Medications that disrupt hormonal and kidney functioning can result in dilutional hyponatremia, as these processes regulate sodium levels. Water pills, pain medications and antidepressants are a few medications that can disrupt the regulation of sodium in the body.
Drinking excessive amounts of water can interfere with the kidney’s ability to remove water. When the kidneys become overwhelmed from excess water intake, low sodium can result.
Dilutional hyponatremia occurs in disorders that are associated with substance use and mental health issues. Individuals that abuse Ecstasy or stimulant drugs can elevate the risk of developing hyponatremia. People who use alcohol and drugs may drink a lot of water in an effort to remove the drug from their bodies. Individuals with an eating disorder may attempt to drink inordinate amounts of water to lose weight, or may exercise excessively while rehydrating only with water.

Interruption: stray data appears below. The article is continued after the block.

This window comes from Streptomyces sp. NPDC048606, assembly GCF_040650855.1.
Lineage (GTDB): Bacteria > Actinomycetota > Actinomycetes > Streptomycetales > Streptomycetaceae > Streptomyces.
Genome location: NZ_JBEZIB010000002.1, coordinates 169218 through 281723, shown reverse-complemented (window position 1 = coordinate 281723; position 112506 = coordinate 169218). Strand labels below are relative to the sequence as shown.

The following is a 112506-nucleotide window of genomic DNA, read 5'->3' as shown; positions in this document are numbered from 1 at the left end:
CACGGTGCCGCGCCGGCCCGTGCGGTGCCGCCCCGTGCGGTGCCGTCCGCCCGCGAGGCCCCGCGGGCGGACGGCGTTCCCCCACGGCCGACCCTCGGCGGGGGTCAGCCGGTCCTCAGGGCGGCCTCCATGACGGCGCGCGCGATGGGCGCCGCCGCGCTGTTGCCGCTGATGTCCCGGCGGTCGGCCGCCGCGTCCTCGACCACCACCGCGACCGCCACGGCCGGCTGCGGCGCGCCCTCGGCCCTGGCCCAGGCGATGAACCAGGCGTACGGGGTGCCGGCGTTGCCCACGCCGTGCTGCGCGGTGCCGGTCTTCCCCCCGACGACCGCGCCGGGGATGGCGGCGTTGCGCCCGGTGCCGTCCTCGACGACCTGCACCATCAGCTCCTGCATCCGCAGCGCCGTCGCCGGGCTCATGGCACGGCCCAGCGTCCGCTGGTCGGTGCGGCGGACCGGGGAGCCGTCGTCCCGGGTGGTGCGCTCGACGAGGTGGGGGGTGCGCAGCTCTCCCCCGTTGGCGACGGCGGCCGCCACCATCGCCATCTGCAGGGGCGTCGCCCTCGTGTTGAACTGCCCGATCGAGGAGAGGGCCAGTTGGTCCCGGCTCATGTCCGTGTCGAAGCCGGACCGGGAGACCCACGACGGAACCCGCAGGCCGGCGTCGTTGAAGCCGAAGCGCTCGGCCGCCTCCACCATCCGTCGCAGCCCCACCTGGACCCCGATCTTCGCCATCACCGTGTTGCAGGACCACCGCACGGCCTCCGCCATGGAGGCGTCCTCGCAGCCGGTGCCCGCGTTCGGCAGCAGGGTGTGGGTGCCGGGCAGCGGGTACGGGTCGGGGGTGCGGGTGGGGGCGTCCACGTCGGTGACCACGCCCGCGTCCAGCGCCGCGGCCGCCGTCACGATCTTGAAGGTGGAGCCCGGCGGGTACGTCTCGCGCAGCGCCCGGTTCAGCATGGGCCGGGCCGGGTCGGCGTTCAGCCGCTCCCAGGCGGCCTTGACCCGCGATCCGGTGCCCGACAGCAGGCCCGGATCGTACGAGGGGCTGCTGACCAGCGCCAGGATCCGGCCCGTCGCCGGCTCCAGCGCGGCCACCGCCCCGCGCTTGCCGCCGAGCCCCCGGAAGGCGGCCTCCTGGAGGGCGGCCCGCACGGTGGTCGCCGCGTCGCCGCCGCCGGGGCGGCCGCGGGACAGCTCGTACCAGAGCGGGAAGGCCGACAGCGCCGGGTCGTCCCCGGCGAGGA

Substance Use Disorder
Dilutional hyponatremia is frequently reported in individuals with chronic substance use disorders. Individuals may develop the condition from abusing stimulants, from drinking beer or from attempting to rapidly detoxify their body of drugs or alcohol.
- Stimulant-induced overhydration: Individuals who take ecstasy can become very thirsty as a result of exertion, body temperature and dehydration. People who take ecstasy overexert themselves and sweat easily, prompting them to drink water for relief. Ecstasy is an antidiuretic, which makes a person retain water, elevating the risk of water intoxication. Stimulant abuse can result in thirst cravings and poor judgment may result in a person drinking excessive amounts of water to fast.